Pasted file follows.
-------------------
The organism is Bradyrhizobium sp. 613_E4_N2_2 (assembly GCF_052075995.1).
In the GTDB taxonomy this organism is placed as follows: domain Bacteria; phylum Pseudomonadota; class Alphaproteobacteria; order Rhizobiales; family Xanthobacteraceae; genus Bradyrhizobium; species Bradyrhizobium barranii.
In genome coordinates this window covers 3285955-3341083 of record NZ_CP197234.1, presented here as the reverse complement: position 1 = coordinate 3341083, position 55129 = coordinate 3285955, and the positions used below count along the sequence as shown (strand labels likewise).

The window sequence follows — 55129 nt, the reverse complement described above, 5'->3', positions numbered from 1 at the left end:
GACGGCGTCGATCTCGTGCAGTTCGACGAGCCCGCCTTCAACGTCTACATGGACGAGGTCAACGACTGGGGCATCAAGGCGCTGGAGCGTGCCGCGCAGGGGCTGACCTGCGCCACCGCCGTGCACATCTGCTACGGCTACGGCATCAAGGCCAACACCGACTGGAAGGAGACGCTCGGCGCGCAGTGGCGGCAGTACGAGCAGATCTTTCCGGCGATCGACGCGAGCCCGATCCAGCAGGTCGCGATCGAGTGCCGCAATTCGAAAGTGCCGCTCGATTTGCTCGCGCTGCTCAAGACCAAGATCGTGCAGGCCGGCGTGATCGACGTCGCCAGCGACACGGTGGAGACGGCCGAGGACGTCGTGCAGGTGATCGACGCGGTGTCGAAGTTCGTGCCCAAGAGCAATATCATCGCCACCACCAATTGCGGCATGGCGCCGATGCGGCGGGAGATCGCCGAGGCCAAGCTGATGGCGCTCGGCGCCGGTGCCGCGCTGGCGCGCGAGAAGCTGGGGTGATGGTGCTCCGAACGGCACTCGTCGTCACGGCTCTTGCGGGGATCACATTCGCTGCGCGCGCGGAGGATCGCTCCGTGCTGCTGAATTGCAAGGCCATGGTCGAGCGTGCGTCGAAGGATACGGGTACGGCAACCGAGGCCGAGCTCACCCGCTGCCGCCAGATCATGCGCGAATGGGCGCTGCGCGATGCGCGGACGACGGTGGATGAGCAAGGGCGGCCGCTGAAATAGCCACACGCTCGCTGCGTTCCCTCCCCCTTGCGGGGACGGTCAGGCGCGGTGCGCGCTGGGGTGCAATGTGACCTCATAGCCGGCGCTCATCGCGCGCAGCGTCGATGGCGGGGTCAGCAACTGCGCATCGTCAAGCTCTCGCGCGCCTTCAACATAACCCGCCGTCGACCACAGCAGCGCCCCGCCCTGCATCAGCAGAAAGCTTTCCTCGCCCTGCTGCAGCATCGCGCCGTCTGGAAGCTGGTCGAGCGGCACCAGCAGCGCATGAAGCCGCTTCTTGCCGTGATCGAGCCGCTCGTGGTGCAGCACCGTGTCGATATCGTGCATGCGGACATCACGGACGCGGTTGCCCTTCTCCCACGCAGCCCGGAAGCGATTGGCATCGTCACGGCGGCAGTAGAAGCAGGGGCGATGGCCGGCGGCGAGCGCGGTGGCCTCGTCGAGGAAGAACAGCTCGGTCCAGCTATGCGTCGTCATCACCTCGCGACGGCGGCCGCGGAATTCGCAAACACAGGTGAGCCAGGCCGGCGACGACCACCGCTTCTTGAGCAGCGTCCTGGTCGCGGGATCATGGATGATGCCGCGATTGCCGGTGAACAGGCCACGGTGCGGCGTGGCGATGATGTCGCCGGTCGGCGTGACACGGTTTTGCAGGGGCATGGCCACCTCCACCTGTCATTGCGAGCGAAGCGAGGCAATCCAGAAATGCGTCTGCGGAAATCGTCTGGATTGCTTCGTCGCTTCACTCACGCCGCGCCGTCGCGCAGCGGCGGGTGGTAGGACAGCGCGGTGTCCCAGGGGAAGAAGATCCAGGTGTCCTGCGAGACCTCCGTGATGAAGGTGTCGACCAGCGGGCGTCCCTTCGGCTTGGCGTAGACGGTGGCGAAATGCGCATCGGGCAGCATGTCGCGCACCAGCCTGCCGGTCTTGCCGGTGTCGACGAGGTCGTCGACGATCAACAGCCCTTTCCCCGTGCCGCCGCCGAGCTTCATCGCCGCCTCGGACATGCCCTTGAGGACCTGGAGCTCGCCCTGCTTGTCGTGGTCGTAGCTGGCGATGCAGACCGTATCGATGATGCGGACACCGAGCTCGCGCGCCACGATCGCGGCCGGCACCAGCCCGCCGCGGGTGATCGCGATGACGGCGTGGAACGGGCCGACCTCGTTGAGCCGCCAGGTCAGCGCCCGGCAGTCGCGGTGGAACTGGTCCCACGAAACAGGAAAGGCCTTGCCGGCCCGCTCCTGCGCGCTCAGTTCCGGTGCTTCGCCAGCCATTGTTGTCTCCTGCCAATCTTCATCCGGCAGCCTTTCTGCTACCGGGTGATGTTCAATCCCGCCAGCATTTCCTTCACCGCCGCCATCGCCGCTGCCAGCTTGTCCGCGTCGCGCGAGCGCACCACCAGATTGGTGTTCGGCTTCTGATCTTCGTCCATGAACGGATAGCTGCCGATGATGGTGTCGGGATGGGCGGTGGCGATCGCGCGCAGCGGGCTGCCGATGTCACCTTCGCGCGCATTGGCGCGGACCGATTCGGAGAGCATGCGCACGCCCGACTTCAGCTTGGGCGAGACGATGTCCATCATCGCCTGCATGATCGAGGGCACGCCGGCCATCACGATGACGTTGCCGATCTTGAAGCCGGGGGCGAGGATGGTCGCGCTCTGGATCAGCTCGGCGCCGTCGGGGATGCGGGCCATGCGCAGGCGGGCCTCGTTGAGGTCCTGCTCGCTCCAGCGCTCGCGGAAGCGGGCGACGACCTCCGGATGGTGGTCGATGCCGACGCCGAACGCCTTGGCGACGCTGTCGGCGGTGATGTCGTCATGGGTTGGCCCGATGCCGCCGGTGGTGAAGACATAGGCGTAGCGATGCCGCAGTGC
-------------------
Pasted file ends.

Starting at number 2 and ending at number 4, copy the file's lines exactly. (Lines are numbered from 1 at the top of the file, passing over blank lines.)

In the GTDB taxonomy this organism is placed as follows: domain Bacteria; phylum Pseudomonadota; class Alphaproteobacteria; order Rhizobiales; family Xanthobacteraceae; genus Bradyrhizobium; species Bradyrhizobium barranii.
In genome coordinates this window covers 3285955-3341083 of record NZ_CP197234.1, presented here as the reverse complement: position 1 = coordinate 3341083, position 55129 = coordinate 3285955, and the positions used below count along the sequence as shown (strand labels likewise).

The window sequence follows — 55129 nt, the reverse complement described above, 5'->3', positions numbered from 1 at the left end: